The patatas bravas – a staple all over Spain – were the best we’ve ever had and the swooning started immediately. Then we dove into the txipi encebollada (calamari? scuttle fish? octopus? The verdict is still out…) with caramelized onions and collectively let out an audible gasp – it was that good. The tapa mozzarella turned out to be fresh mozza in a pool of pesto with sun dried tomatoes, pine nuts and salad on top. Incredible. And last but not least was the most interesting and sweetest of the tapa trio, the potato puree with egg, foie gras and mushrooms. Served in a tiny pan yet rich enough for me and my two best friends to get our share of, it was, if not my favorite, an experience on its own.

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tapa huevo + foie gras

We raved so much about these glorious tapas that we took our other friend back the next night (she missed our crawl due to homework and a headache) and ordered almost all the same things with the edition of some mystery tapas. One was pork neck and was so tender and juicy and served with asparagus that we all had to order our own instead of share. The other meat tapa remains an enigma but was one of my favorites. A small portion of meat with gravy served on potato puree, it was like eating Christmas dinner made by one of the best chefs in Spain.

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pork neck!

Dessert was chocolate mousse that may (or may not?) have contained a gluten-filled wafer cookie in the bottom. While it was fantastic (of course) I’d recommend my fellow celiac’s steer clear of that specific dessert. We finally left after oohing and aahing all over again right at closing time, thanking our same waiter friend from the night before and basically dancing out onto the street. 
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happy celiac in Spain chowing down on tapas and red wine

If you ever, ever find yourself in Bilbao, I am telling you La Vina del Ensanche is a life-changing meal.

IreLAND of Celiacs

Ireland may put the grey in great but they sure do know how to show a Celiac a good time! A  few weeks ago I returned to the motherland (I’m actually so pale a drunk Irish man trying to flirt with my cute American friend just looked at me and went “You’re definitely Irish”… so that answers that I guess) and home to a BUNCH of fellow gluten intolerant Celiac disease-having pale people. Needless to say I was in heaven.

IMG_8244 (2)walking along the cliffs of Howth outside Dublin

The very first thing I did after a my short, uneventful flight was head straight for the Old Jameson Distillery. Now if you know anything about liquor or gluten free diets you may be thinking I shouldn’t be drinking whiskey at all. And while it’s true that there is still some debate and even a handful of myths surrounding which alcohols are and are not safe for Celiacs to consume (definitely NOT beer, of course) it is widely accepted that the gluten used to produce whiskeys, bourbons, etc., is removed during the distillation process – unlike beer and other malted beverages.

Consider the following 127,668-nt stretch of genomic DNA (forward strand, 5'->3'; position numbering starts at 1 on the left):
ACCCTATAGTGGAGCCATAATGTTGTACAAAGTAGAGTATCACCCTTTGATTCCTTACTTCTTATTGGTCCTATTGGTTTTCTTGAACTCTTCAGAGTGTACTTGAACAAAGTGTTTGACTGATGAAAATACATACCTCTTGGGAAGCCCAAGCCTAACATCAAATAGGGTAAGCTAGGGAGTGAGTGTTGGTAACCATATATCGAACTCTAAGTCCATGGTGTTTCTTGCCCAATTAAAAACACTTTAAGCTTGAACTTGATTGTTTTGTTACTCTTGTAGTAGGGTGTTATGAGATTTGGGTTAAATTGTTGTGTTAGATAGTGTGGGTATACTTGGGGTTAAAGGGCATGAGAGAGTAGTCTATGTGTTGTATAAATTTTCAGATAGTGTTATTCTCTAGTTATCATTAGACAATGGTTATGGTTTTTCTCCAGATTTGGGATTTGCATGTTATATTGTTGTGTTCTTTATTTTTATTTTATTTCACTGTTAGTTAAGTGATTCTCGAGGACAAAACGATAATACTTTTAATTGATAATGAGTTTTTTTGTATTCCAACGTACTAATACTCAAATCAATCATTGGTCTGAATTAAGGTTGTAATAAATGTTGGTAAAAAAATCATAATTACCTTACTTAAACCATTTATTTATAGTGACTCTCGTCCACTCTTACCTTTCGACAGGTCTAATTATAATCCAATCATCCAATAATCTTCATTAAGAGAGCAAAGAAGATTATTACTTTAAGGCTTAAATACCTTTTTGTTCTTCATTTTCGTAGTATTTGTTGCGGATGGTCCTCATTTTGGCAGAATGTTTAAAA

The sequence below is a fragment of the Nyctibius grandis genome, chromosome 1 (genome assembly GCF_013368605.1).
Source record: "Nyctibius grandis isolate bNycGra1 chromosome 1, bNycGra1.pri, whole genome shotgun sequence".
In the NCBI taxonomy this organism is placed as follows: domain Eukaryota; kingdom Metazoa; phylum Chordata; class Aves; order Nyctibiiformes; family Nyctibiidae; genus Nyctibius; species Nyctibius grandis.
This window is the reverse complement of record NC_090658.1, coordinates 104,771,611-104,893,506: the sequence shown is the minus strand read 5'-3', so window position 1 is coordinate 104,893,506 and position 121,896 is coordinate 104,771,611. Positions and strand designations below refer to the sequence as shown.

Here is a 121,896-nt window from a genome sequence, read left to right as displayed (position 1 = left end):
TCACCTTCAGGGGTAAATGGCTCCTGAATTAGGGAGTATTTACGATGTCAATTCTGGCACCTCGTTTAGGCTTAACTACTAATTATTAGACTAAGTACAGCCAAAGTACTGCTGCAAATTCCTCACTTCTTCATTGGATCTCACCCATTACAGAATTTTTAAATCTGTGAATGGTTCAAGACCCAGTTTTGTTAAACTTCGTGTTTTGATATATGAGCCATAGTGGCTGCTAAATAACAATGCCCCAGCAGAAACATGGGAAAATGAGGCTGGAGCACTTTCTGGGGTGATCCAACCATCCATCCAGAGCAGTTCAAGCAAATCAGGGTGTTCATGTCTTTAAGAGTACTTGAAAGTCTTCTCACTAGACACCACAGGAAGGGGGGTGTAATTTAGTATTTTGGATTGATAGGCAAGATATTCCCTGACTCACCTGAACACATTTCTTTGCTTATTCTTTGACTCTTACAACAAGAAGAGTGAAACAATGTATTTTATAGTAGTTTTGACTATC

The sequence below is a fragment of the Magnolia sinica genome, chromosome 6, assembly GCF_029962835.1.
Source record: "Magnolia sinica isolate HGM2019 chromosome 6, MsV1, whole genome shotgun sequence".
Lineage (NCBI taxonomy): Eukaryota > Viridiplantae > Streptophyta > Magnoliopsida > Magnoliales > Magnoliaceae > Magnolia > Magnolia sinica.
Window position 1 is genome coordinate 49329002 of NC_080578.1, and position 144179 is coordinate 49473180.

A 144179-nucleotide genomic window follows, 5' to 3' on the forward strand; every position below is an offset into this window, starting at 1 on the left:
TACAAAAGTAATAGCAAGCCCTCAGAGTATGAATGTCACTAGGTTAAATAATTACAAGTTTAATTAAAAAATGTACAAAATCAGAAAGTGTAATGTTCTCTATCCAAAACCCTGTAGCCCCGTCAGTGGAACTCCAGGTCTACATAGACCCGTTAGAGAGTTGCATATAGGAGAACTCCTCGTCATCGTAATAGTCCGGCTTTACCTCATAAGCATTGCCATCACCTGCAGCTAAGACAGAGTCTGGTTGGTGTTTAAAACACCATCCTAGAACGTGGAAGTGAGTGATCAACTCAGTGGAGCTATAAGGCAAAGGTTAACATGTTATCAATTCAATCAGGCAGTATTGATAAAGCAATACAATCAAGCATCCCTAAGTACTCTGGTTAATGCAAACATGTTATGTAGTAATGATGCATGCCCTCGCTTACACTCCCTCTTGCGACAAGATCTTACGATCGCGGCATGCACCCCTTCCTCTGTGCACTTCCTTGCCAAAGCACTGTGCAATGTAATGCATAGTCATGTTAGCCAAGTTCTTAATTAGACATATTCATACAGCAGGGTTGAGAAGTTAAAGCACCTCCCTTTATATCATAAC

The tour for students was 10 euro and very much worth every cent. The Guinness Storehouse costs almost twice as much, it’s self-guided, and if you can’t drink beer anyway it’s not worth it. At the end of the Jameson tour you are given a free drink (a generous glass of the famous drink or a mixed drink with ginger ale, Jameson, and lime) and left to your own devices in the bar. Also well worth the extra money is the Jameson dark chocolate bars sold in the giftshop. Holy gluten free Irish whiskey mecca.

Next stop for anyone visiting Ireland is – of course – fish and chips. Normally gluten intolerance and a craving for this incredibly fresh and delicious meal would mean you’re up the creek without a paddle but there’s such a high demand for gluten free foods in Ireland that Beshoff’s Fish and Chips serves up tasty gluten free options. Tell them you want it gfree and it is prepared in a separate batter (rice flour, spices, etc.) and fried in different oil. Yay! No gluten and no cross-contamination – every girls dream, right? Just beware that the traditional condiment for this dish is MALT vinegar. No, you can’t eat it. Tell the waiter and they’ll grab a gluten-free white vinegar just for you… But if you’re anything like me by the time they make it back to your table you are neck deep in tartar sauce and happy as a clam.

IMG_8219 (2)drooling over Beshoff’s gluten-free battered cod with chips